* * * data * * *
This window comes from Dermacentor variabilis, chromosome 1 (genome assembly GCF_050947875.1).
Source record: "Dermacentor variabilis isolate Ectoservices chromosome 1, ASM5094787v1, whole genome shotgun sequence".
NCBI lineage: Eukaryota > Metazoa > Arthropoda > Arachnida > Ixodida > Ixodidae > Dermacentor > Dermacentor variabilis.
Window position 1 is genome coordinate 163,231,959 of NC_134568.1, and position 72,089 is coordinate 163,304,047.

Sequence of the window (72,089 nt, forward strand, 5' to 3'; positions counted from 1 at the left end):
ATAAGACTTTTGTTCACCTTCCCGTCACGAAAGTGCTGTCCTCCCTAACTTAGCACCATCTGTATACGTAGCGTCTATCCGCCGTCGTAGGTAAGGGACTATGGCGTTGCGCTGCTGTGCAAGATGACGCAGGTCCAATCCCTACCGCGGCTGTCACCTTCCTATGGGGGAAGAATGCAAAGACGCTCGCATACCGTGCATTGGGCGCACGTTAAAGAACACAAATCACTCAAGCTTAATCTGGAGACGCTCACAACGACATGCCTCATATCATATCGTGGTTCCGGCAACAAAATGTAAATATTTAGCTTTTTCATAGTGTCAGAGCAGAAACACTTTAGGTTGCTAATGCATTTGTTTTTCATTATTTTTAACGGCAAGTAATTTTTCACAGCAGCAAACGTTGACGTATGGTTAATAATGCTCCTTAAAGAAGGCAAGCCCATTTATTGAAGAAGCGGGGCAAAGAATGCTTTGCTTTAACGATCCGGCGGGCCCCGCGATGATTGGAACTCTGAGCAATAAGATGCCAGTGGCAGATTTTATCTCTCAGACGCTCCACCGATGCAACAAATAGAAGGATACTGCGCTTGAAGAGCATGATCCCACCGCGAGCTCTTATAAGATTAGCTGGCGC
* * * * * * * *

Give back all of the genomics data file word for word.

This window comes from Dermacentor variabilis, chromosome 1 (genome assembly GCF_050947875.1).
Source record: "Dermacentor variabilis isolate Ectoservices chromosome 1, ASM5094787v1, whole genome shotgun sequence".
NCBI lineage: Eukaryota > Metazoa > Arthropoda > Arachnida > Ixodida > Ixodidae > Dermacentor > Dermacentor variabilis.
Window position 1 is genome coordinate 163,231,959 of NC_134568.1, and position 72,089 is coordinate 163,304,047.

Sequence of the window (72,089 nt, forward strand, 5' to 3'; positions counted from 1 at the left end):
ATAAGACTTTTGTTCACCTTCCCGTCACGAAAGTGCTGTCCTCCCTAACTTAGCACCATCTGTATACGTAGCGTCTATCCGCCGTCGTAGGTAAGGGACTATGGCGTTGCGCTGCTGTGCAAGATGACGCAGGTCCAATCCCTACCGCGGCTGTCACCTTCCTATGGGGGAAGAATGCAAAGACGCTCGCATACCGTGCATTGGGCGCACGTTAAAGAACACAAATCACTCAAGCTTAATCTGGAGACGCTCACAACGACATGCCTCATATCATATCGTGGTTCCGGCAACAAAATGTAAATATTTAGCTTTTTCATAGTGTCAGAGCAGAAACACTTTAGGTTGCTAATGCATTTGTTTTTCATTATTTTTAACGGCAAGTAATTTTTCACAGCAGCAAACGTTGACGTATGGTTAATAATGCTCCTTAAAGAAGGCAAGCCCATTTATTGAAGAAGCGGGGCAAAGAATGCTTTGCTTTAACGATCCGGCGGGCCCCGCGATGATTGGAACTCTGAGCAATAAGATGCCAGTGGCAGATTTTATCTCTCAGACGCTCCACCGATGCAACAAATAGAAGGATACTGCGCTTGAAGAGCATGATCCCACCGCGAGCTCTTATAAGATTAGCTGGCGC